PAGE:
7 Deadly Sins of Marketing
The internet is always in motion. That's both good news and bad news: You can immediately change your online marketing campaigns to produce better results, but your results can also take a nose dive if you're not paying attention. Protect your campaigns from these costly mistakes:
1. Losing ad tracking code: If a previously profitable ad campaign tanks, find out if your site pages embedded with ad tracking code have been accidentally replaced. Remind your web team to download site pages from the server before working on them.
2. Failing to remove outdated offers: Keep track of your special promotions so you can replace the copy on any online campaign you're running as well as the ad's corresponding landing page.
3. Missing deferred actions: Not all prospects click on your ad and take action right away. Set your cookie length or your ad tracking solution's settings for a minimum of 30 days to properly credit marketing sources.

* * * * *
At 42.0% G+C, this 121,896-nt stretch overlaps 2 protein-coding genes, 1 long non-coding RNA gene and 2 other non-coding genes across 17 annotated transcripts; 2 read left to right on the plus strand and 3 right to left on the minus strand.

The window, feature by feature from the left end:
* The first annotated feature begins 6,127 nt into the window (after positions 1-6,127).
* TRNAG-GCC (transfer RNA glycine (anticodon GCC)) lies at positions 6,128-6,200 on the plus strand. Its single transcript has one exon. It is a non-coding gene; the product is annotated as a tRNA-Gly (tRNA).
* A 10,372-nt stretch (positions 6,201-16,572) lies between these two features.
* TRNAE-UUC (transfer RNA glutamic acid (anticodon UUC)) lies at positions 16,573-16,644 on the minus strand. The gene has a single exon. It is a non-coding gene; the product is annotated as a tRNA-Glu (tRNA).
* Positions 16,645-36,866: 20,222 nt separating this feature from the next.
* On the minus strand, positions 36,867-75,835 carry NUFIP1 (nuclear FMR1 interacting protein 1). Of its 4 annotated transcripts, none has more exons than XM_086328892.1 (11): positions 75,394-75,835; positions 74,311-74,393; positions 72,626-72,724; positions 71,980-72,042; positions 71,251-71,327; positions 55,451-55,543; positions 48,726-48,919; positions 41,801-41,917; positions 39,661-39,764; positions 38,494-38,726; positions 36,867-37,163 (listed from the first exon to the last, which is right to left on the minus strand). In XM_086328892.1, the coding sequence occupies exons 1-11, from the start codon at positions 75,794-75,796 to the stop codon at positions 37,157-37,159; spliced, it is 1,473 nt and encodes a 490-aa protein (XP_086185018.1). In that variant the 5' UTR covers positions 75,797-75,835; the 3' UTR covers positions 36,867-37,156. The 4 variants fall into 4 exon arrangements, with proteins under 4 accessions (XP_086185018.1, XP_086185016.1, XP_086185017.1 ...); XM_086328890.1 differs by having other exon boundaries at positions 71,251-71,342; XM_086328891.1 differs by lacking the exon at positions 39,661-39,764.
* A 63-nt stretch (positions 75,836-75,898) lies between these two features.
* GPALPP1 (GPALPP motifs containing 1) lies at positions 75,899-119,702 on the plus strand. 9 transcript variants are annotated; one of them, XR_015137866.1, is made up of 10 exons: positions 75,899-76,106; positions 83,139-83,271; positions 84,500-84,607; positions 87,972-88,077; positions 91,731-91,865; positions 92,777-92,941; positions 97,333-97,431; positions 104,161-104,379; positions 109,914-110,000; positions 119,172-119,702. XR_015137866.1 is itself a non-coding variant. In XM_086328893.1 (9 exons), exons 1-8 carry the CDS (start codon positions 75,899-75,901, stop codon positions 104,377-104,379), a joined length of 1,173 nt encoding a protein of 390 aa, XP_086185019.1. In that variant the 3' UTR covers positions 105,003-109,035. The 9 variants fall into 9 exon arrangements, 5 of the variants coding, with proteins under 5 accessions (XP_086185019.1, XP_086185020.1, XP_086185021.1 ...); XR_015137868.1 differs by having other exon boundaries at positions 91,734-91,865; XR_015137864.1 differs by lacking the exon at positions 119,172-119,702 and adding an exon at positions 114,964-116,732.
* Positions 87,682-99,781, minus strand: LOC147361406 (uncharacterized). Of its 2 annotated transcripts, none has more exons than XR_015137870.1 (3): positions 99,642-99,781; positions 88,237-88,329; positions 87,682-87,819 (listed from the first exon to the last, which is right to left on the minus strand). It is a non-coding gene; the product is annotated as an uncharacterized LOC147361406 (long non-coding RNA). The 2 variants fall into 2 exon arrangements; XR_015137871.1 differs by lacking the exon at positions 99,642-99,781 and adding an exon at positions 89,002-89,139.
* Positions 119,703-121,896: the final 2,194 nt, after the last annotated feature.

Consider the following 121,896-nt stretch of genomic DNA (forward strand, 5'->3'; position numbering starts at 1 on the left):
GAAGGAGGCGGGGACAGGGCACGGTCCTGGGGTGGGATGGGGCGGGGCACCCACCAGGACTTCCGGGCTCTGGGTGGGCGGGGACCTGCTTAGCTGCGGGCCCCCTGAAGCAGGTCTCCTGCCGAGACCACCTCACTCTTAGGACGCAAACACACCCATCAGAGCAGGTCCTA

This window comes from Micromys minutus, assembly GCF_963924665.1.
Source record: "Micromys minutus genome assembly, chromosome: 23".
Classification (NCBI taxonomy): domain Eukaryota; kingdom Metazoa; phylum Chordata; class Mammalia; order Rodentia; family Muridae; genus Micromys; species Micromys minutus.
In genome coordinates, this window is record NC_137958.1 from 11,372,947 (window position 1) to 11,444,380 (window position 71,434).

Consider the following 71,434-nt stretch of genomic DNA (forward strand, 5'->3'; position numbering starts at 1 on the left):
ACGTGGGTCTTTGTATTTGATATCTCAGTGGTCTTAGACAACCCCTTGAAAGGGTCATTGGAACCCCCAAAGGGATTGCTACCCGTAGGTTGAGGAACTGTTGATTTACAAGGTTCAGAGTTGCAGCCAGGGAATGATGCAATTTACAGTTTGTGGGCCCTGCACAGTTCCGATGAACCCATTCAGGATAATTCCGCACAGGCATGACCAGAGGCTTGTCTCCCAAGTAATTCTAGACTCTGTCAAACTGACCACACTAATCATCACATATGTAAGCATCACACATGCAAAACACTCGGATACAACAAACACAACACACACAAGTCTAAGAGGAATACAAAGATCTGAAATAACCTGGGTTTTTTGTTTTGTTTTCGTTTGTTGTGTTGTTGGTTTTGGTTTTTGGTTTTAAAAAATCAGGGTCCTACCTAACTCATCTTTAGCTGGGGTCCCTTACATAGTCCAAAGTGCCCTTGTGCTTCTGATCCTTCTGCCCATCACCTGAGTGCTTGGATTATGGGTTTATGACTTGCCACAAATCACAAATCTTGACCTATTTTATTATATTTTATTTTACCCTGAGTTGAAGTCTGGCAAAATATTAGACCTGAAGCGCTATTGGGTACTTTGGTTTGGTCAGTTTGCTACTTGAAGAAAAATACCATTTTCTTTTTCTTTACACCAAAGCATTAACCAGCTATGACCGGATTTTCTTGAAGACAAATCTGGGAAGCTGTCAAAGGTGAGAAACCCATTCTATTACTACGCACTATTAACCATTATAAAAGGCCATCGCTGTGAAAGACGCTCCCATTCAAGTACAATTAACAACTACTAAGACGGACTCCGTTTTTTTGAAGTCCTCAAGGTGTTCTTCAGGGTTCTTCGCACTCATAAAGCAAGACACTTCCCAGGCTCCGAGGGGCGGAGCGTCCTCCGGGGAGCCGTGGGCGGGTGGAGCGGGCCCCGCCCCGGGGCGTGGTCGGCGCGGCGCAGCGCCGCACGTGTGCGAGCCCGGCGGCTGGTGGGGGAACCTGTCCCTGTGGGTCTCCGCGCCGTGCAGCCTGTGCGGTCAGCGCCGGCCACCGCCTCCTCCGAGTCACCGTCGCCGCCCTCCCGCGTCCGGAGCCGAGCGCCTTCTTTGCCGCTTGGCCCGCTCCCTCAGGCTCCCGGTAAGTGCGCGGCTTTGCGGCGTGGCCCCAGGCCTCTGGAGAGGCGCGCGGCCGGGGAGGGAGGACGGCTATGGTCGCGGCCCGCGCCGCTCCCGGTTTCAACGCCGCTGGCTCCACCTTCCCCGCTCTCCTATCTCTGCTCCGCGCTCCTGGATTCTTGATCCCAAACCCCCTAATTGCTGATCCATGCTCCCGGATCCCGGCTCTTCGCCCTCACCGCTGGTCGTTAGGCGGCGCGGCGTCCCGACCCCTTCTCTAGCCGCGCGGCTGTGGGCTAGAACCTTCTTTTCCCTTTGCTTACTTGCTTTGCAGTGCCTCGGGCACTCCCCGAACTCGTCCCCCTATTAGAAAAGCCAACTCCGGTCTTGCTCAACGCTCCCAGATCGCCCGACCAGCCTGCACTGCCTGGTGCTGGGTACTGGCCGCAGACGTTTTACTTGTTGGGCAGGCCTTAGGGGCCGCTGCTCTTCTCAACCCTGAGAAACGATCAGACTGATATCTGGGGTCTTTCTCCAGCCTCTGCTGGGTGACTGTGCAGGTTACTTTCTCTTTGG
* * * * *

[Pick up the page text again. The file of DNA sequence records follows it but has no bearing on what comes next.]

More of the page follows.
4. Ignoring suspicious clicks: Study the log files in your traffic reports if you notice a sudden spike from your pay-per-click campaigns. You might need to fix your campaigns, remind team members not to click your ads, or address competitors engaging in click fraud.
5. Forgetting to monitor competitors: When competitors change their offers, yours may no longer be compelling. Watch your marketing space to respond quickly with your own new promotions and maintain your lead flow.
6. Not optimizing offers: Stop running the same marketing message! Improve your campaign performance and reach new customers by continuously testing innovative offers. You'll also maintain your competitive edge.
7. Overlooking your conversion rates: A tiny increase in your website conversion rate can make your revenue and profits skyrocket, so don't focus exclusively on your marketing campaigns. Your site also plays a critical role in your marketing performance.
In your quest to grow your business by using internet marketing, respond to any warning signs, and maximize your current campaigns before you initiate new ones. You'll improve your bottom line without spending a dime.